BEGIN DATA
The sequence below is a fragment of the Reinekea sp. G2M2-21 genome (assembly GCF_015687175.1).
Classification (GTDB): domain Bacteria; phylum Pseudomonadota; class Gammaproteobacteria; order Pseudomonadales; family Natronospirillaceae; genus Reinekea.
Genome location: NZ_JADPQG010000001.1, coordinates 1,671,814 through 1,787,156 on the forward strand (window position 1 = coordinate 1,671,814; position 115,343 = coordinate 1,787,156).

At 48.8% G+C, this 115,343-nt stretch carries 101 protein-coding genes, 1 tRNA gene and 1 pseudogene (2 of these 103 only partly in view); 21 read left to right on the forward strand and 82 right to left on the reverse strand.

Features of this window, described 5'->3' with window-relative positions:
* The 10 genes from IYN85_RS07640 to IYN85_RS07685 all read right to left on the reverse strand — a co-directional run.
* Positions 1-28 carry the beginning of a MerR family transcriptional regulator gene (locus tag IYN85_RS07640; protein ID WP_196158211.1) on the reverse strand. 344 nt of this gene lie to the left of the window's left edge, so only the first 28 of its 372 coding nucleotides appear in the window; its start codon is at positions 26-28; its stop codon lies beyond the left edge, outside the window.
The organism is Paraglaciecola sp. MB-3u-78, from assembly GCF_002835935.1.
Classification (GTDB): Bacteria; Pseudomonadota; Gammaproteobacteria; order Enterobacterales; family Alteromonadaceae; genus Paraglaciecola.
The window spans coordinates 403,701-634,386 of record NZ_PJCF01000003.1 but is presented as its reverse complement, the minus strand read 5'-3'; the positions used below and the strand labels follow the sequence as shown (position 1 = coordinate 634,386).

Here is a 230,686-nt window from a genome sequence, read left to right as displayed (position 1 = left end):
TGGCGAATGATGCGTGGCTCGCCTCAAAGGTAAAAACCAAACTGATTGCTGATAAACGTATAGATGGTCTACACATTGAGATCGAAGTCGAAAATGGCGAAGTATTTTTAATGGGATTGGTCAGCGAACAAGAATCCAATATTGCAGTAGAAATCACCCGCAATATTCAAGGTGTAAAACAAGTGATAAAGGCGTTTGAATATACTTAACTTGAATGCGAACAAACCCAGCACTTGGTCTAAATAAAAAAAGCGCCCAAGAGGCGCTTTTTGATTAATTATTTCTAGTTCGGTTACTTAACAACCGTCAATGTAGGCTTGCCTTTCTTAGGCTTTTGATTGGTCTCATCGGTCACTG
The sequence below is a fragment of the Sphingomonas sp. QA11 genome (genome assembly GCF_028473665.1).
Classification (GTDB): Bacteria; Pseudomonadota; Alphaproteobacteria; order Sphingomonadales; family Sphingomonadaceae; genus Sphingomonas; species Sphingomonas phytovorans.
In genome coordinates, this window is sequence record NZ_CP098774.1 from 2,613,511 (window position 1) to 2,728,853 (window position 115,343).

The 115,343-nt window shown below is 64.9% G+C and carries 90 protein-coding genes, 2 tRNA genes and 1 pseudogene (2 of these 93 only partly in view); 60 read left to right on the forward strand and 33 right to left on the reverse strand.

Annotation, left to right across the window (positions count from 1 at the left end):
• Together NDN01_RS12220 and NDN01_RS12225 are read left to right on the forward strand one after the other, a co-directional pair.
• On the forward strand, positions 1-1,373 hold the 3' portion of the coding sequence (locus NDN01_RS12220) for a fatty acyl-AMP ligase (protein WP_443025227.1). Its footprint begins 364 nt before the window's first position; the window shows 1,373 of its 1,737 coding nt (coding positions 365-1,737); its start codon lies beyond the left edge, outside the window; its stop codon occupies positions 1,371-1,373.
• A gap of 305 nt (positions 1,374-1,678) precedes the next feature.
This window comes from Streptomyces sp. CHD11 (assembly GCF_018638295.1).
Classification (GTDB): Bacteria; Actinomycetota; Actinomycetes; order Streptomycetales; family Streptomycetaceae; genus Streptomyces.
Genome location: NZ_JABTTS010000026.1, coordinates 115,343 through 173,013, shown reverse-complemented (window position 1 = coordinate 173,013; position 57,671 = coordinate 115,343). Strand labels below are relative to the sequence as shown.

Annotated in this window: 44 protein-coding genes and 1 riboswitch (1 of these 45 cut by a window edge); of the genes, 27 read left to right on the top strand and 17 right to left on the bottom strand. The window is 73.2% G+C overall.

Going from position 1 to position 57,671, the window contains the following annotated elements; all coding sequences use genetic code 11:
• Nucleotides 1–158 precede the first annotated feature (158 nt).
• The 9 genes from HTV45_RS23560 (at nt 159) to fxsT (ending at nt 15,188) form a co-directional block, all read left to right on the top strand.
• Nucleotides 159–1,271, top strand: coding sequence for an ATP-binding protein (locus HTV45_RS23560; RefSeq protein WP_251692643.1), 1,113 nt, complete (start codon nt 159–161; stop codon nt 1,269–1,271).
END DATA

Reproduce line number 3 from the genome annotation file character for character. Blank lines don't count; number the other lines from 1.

Genome location: NZ_JADPQG010000001.1, coordinates 1,671,814 through 1,787,156 on the forward strand (window position 1 = coordinate 1,671,814; position 115,343 = coordinate 1,787,156).